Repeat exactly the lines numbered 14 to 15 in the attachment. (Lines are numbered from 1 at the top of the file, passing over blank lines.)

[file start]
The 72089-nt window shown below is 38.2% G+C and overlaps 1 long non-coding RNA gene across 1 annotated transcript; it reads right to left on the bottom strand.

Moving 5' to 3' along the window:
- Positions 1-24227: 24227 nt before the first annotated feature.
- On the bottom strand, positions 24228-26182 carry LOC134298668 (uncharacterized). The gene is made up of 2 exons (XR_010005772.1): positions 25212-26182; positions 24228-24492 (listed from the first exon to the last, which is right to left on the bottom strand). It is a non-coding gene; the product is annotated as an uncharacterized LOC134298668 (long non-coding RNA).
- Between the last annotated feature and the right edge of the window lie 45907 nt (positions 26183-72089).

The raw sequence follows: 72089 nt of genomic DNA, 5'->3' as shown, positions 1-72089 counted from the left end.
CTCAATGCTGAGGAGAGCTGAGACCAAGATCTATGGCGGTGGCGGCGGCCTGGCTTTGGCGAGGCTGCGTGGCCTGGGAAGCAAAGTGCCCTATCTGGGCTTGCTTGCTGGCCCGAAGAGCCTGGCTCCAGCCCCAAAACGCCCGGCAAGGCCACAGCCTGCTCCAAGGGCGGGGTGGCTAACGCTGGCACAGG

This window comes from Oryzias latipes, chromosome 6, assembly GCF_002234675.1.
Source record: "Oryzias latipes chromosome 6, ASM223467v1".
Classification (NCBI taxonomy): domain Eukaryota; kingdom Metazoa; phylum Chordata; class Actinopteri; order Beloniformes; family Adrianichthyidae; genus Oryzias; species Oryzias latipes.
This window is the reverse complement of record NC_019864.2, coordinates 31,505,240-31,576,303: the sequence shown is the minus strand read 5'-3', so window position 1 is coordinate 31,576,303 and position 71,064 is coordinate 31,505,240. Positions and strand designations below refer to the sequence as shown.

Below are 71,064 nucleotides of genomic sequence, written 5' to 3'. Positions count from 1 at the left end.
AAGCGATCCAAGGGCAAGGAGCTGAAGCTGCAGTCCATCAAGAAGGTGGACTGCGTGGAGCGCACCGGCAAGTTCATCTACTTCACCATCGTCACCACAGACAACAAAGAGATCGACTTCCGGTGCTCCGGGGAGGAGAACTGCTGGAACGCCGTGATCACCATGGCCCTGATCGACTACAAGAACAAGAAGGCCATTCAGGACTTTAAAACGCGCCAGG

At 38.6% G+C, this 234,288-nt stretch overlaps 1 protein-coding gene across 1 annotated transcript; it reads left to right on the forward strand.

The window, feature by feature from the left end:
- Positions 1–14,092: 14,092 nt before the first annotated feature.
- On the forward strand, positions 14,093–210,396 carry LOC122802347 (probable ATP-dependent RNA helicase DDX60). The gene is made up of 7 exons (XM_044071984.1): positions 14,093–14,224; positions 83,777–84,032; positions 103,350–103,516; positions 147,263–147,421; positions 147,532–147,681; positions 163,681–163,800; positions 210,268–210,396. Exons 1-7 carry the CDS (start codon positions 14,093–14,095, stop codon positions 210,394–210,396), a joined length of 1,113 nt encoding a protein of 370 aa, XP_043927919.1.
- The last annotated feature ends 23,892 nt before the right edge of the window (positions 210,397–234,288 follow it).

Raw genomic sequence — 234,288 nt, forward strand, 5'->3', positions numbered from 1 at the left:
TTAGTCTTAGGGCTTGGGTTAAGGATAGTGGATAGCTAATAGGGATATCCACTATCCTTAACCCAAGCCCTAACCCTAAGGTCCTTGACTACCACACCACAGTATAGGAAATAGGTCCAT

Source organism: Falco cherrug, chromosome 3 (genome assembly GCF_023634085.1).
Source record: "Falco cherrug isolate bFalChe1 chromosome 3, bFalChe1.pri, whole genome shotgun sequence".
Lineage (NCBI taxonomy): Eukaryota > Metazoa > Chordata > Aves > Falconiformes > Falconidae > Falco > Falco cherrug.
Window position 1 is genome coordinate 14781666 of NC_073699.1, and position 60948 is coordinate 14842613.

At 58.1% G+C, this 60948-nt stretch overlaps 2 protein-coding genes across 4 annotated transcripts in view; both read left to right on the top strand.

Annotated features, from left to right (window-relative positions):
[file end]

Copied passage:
At 38.6% G+C, this 234,288-nt stretch overlaps 1 protein-coding gene across 1 annotated transcript; it reads left to right on the forward strand.

The window, feature by feature from the left end: